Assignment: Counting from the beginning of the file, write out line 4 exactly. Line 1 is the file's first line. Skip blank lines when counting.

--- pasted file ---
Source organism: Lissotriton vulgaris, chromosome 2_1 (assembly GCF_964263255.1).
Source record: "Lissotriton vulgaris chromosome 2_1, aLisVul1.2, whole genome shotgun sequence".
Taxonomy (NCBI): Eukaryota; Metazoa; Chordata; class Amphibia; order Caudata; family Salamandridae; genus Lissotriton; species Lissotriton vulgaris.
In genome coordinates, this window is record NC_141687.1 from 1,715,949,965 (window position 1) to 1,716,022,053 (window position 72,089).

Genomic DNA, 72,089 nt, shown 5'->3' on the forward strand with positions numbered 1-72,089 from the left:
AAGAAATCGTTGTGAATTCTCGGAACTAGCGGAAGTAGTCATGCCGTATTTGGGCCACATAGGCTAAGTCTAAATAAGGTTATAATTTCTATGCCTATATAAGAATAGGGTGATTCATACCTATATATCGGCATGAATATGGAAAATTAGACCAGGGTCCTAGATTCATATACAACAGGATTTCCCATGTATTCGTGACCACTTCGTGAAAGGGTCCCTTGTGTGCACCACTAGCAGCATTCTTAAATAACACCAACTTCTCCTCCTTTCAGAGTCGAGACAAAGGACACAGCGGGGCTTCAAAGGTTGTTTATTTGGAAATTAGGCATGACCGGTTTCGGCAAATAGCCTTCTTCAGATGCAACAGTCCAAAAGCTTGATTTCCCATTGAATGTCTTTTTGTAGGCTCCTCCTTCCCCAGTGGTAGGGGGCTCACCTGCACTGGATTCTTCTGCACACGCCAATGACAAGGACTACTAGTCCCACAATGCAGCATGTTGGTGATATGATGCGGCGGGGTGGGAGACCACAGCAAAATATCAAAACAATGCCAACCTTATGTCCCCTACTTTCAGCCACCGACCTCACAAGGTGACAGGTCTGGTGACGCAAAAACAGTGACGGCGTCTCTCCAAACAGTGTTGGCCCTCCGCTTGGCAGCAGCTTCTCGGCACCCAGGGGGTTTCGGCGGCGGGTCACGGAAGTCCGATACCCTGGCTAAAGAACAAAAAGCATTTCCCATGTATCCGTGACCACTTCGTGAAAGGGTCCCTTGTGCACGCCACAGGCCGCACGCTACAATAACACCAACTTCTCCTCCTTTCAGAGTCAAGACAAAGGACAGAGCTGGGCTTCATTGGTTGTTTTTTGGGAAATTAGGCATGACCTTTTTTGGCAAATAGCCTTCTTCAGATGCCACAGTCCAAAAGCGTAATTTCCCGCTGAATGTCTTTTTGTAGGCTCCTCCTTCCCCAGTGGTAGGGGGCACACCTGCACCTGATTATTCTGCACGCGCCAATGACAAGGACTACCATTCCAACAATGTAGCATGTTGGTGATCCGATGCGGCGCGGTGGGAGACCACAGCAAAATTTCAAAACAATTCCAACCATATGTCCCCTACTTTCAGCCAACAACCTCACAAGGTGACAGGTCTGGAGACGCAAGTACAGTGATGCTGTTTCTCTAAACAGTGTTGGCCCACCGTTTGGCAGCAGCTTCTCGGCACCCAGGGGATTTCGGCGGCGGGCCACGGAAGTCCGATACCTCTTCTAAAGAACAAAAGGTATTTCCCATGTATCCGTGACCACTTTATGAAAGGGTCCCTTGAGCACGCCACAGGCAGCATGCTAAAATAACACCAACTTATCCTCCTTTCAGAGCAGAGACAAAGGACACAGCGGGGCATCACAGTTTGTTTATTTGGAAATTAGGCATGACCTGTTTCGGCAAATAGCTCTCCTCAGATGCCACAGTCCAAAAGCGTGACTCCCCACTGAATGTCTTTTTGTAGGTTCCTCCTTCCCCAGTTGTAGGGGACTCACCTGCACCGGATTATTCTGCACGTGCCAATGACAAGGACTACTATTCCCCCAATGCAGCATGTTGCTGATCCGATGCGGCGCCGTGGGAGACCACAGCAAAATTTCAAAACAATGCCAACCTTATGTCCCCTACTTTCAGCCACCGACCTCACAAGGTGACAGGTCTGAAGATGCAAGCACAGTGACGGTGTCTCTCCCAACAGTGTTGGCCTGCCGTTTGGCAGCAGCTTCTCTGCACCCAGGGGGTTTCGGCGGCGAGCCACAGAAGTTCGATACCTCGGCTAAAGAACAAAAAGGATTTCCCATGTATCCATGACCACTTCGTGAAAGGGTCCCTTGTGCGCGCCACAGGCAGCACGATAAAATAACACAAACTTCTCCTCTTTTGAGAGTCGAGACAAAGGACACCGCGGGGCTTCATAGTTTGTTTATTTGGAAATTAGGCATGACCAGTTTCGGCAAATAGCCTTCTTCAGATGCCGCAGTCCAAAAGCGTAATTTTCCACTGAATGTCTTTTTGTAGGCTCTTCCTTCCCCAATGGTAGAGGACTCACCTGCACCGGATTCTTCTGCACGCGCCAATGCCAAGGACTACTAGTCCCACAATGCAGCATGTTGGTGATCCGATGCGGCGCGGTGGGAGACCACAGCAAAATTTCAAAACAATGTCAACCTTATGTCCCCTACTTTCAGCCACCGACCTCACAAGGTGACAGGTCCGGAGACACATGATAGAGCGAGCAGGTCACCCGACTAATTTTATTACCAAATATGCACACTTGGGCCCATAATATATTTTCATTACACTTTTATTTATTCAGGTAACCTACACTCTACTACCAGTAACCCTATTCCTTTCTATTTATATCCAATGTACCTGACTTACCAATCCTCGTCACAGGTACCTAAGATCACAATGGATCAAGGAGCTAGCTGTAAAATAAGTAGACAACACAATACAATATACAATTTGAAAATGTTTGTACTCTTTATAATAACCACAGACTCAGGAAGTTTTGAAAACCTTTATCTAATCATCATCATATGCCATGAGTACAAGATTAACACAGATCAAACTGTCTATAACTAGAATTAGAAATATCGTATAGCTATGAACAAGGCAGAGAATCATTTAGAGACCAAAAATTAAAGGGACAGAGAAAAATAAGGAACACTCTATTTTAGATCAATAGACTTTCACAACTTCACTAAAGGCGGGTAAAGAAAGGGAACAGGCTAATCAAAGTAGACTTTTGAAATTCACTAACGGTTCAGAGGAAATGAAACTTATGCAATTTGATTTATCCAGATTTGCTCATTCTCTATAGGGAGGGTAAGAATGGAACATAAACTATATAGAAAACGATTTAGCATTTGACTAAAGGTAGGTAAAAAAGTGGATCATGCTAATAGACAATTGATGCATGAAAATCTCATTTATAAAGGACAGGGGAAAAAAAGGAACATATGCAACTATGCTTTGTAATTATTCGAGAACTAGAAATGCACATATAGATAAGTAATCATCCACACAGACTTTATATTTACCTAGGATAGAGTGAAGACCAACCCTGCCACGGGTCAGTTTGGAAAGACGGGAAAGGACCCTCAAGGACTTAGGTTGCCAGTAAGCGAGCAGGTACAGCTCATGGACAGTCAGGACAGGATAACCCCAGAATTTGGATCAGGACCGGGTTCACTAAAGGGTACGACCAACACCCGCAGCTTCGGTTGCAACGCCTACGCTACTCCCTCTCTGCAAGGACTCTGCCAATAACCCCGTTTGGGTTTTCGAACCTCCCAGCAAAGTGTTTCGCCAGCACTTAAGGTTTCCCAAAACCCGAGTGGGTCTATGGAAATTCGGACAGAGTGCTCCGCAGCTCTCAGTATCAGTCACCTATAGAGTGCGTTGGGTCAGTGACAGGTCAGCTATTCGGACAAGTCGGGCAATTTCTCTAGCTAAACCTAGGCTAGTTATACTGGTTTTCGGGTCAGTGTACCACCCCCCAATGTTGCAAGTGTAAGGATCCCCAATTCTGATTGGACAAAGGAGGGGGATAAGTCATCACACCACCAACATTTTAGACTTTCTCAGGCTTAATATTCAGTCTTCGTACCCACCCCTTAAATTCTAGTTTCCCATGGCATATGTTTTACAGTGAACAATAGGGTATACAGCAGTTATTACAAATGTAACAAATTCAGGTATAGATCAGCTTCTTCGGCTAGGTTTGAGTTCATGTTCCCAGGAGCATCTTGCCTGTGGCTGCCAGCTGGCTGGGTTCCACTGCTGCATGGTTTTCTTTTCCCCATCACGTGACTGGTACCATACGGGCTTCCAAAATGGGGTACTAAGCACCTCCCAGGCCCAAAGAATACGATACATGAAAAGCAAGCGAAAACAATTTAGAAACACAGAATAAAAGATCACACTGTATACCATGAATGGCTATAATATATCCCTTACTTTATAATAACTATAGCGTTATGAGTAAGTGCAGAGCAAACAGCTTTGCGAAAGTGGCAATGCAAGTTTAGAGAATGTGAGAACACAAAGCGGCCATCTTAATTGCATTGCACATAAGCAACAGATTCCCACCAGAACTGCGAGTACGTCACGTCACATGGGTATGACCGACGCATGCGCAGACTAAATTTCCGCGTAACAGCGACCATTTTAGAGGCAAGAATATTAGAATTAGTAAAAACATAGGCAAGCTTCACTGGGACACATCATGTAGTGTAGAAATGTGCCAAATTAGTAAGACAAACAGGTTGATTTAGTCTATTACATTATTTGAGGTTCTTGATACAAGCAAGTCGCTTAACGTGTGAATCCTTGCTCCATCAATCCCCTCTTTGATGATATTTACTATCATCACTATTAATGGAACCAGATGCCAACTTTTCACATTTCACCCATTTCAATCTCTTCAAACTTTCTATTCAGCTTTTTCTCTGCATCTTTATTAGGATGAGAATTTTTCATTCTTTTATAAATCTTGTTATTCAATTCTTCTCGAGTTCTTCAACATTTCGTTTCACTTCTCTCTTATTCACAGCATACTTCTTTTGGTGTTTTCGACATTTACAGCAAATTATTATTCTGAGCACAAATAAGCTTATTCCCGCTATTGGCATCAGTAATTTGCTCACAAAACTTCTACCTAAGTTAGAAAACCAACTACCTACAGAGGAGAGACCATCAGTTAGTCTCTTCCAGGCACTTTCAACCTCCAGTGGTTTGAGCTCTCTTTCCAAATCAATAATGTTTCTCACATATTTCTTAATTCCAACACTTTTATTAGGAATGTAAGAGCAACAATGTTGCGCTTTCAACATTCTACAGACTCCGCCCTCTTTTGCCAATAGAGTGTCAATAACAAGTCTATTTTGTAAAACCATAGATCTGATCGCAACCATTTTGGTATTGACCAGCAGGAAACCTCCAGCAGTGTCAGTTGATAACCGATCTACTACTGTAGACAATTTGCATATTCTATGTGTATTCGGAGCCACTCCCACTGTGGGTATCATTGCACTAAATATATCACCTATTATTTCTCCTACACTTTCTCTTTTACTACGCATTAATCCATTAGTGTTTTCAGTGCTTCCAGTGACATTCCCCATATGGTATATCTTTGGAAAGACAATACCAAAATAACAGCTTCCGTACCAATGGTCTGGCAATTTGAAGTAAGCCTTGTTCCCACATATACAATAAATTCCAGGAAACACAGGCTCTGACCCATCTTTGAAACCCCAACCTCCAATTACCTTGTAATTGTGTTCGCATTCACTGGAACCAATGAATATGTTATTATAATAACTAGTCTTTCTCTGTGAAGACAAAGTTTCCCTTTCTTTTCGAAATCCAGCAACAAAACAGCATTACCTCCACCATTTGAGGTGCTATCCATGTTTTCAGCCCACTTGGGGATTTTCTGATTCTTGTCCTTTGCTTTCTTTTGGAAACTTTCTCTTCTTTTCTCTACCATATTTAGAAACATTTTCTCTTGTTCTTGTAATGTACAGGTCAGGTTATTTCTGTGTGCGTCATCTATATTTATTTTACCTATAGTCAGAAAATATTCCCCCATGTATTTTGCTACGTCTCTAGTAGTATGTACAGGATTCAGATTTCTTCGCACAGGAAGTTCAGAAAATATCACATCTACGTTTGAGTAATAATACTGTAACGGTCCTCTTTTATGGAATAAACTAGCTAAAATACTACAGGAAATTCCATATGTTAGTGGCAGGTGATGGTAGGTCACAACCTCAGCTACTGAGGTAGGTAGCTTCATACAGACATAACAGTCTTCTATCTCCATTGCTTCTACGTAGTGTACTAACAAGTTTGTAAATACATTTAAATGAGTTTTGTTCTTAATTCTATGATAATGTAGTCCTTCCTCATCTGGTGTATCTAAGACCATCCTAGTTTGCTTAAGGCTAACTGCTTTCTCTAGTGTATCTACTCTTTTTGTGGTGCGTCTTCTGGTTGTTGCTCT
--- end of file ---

In genome coordinates, this window is record NC_141687.1 from 1,715,949,965 (window position 1) to 1,716,022,053 (window position 72,089).